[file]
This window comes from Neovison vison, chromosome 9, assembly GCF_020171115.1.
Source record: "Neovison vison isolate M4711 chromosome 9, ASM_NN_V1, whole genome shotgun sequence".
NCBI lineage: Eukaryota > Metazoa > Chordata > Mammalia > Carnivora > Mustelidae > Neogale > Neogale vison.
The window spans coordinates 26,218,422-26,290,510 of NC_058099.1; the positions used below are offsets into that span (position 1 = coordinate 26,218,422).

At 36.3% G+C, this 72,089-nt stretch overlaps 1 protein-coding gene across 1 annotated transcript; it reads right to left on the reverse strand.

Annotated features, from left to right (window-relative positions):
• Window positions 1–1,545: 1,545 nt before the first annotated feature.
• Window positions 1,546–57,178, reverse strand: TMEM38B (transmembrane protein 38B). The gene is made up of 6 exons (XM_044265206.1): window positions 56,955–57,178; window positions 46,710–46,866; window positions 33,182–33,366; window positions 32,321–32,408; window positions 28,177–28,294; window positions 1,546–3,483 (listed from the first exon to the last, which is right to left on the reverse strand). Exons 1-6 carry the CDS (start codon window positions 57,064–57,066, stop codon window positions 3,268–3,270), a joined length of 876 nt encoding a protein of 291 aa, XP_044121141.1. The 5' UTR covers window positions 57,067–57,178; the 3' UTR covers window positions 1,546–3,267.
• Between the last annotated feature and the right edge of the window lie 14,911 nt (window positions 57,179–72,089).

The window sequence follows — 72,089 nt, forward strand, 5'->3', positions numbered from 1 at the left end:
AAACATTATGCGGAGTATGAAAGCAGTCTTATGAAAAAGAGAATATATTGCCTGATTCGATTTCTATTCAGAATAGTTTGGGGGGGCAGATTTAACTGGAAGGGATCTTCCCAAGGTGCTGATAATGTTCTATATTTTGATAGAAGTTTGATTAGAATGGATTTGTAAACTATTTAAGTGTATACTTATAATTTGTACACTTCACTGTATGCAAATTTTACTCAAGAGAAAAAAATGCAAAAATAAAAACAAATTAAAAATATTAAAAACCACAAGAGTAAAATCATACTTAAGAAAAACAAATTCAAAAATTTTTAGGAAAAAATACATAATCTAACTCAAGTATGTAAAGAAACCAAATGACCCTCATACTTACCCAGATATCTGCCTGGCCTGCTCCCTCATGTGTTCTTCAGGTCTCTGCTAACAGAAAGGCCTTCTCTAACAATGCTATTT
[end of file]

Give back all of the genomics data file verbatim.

This window comes from Neovison vison, chromosome 9, assembly GCF_020171115.1.
Source record: "Neovison vison isolate M4711 chromosome 9, ASM_NN_V1, whole genome shotgun sequence".
NCBI lineage: Eukaryota > Metazoa > Chordata > Mammalia > Carnivora > Mustelidae > Neogale > Neogale vison.
The window spans coordinates 26,218,422-26,290,510 of NC_058099.1; the positions used below are offsets into that span (position 1 = coordinate 26,218,422).

At 36.3% G+C, this 72,089-nt stretch overlaps 1 protein-coding gene across 1 annotated transcript; it reads right to left on the reverse strand.

Annotated features, from left to right (window-relative positions):
• Window positions 1–1,545: 1,545 nt before the first annotated feature.
• Window positions 1,546–57,178, reverse strand: TMEM38B (transmembrane protein 38B). The gene is made up of 6 exons (XM_044265206.1): window positions 56,955–57,178; window positions 46,710–46,866; window positions 33,182–33,366; window positions 32,321–32,408; window positions 28,177–28,294; window positions 1,546–3,483 (listed from the first exon to the last, which is right to left on the reverse strand). Exons 1-6 carry the CDS (start codon window positions 57,064–57,066, stop codon window positions 3,268–3,270), a joined length of 876 nt encoding a protein of 291 aa, XP_044121141.1. The 5' UTR covers window positions 57,067–57,178; the 3' UTR covers window positions 1,546–3,267.
• Between the last annotated feature and the right edge of the window lie 14,911 nt (window positions 57,179–72,089).

The window sequence follows — 72,089 nt, forward strand, 5'->3', positions numbered from 1 at the left end:
AAACATTATGCGGAGTATGAAAGCAGTCTTATGAAAAAGAGAATATATTGCCTGATTCGATTTCTATTCAGAATAGTTTGGGGGGGCAGATTTAACTGGAAGGGATCTTCCCAAGGTGCTGATAATGTTCTATATTTTGATAGAAGTTTGATTAGAATGGATTTGTAAACTATTTAAGTGTATACTTATAATTTGTACACTTCACTGTATGCAAATTTTACTCAAGAGAAAAAAATGCAAAAATAAAAACAAATTAAAAATATTAAAAACCACAAGAGTAAAATCATACTTAAGAAAAACAAATTCAAAAATTTTTAGGAAAAAATACATAATCTAACTCAAGTATGTAAAGAAACCAAATGACCCTCATACTTACCCAGATATCTGCCTGGCCTGCTCCCTCATGTGTTCTTCAGGTCTCTGCTAACAGAAAGGCCTTCTCTAACAATGCTATTT